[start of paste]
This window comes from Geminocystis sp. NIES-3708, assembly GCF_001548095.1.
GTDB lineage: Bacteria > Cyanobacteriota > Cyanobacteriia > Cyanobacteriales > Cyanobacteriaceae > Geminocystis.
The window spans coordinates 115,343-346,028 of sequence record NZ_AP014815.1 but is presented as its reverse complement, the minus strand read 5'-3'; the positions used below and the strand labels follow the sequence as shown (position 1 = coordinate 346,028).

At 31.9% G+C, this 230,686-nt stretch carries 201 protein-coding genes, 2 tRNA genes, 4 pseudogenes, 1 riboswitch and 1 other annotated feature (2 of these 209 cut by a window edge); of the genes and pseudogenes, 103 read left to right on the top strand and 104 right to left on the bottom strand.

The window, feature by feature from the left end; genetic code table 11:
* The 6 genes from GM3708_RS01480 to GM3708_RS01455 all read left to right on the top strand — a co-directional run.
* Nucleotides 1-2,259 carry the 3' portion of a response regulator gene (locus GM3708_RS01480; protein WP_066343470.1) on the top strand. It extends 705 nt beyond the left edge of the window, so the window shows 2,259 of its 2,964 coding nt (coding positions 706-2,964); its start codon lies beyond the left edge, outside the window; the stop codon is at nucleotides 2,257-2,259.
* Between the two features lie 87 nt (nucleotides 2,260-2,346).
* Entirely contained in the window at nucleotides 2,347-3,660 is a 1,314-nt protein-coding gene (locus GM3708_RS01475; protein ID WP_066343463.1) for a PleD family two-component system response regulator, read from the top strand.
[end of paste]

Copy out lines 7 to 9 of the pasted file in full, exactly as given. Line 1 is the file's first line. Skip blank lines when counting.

* Nucleotides 1-2,259 carry the 3' portion of a response regulator gene (locus GM3708_RS01480; protein WP_066343470.1) on the top strand. It extends 705 nt beyond the left edge of the window, so the window shows 2,259 of its 2,964 coding nt (coding positions 706-2,964); its start codon lies beyond the left edge, outside the window; the stop codon is at nucleotides 2,257-2,259.
* Between the two features lie 87 nt (nucleotides 2,260-2,346).
* Entirely contained in the window at nucleotides 2,347-3,660 is a 1,314-nt protein-coding gene (locus GM3708_RS01475; protein ID WP_066343463.1) for a PleD family two-component system response regulator, read from the top strand.